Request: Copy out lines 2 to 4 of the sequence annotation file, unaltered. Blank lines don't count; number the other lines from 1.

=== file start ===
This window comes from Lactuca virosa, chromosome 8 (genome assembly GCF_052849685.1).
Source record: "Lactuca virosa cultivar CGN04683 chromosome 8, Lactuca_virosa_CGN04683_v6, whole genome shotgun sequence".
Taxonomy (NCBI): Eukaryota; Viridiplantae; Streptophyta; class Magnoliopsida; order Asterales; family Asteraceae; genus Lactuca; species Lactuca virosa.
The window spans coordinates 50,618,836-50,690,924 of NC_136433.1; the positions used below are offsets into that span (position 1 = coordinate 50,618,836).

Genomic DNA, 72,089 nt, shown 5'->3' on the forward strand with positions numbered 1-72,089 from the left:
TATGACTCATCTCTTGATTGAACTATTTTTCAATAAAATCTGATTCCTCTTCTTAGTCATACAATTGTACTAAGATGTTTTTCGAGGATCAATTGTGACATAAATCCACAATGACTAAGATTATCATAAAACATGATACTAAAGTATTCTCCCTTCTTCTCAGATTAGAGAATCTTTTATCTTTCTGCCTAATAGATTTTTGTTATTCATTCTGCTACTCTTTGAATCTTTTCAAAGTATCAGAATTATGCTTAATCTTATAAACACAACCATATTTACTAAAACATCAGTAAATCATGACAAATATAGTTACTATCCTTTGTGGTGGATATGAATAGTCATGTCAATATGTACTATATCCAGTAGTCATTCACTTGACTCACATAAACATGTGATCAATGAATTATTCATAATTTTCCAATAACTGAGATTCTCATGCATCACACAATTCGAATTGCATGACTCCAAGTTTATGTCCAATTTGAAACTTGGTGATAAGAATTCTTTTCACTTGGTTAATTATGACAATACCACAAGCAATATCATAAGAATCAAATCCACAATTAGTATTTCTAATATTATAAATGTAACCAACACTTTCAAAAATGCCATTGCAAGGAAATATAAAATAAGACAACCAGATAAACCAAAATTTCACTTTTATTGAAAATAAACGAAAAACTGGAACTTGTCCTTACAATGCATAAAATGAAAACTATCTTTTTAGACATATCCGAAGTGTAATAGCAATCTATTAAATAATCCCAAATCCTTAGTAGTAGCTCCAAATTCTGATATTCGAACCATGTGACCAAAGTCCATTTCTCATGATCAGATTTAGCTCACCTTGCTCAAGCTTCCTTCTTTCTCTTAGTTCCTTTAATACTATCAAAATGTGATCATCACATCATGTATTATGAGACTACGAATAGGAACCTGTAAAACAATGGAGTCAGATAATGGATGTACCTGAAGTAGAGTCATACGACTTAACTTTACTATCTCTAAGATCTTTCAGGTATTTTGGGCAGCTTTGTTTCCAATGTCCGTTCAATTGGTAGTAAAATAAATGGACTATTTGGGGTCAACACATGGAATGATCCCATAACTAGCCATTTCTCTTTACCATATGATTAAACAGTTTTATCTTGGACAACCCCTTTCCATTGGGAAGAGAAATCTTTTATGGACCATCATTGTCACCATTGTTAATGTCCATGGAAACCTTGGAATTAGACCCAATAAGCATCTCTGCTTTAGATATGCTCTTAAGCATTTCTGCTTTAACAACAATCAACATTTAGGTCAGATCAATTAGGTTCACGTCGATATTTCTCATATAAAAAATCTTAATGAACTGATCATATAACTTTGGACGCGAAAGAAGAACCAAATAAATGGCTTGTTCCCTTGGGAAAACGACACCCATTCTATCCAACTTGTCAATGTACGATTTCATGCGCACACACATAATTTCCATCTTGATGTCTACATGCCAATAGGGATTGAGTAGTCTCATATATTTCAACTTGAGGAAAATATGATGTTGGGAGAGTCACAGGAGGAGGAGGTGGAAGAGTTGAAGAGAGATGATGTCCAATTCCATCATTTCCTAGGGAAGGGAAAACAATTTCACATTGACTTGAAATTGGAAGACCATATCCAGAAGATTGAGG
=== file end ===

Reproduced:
Source record: "Lactuca virosa cultivar CGN04683 chromosome 8, Lactuca_virosa_CGN04683_v6, whole genome shotgun sequence".
Taxonomy (NCBI): Eukaryota; Viridiplantae; Streptophyta; class Magnoliopsida; order Asterales; family Asteraceae; genus Lactuca; species Lactuca virosa.
The window spans coordinates 50,618,836-50,690,924 of NC_136433.1; the positions used below are offsets into that span (position 1 = coordinate 50,618,836).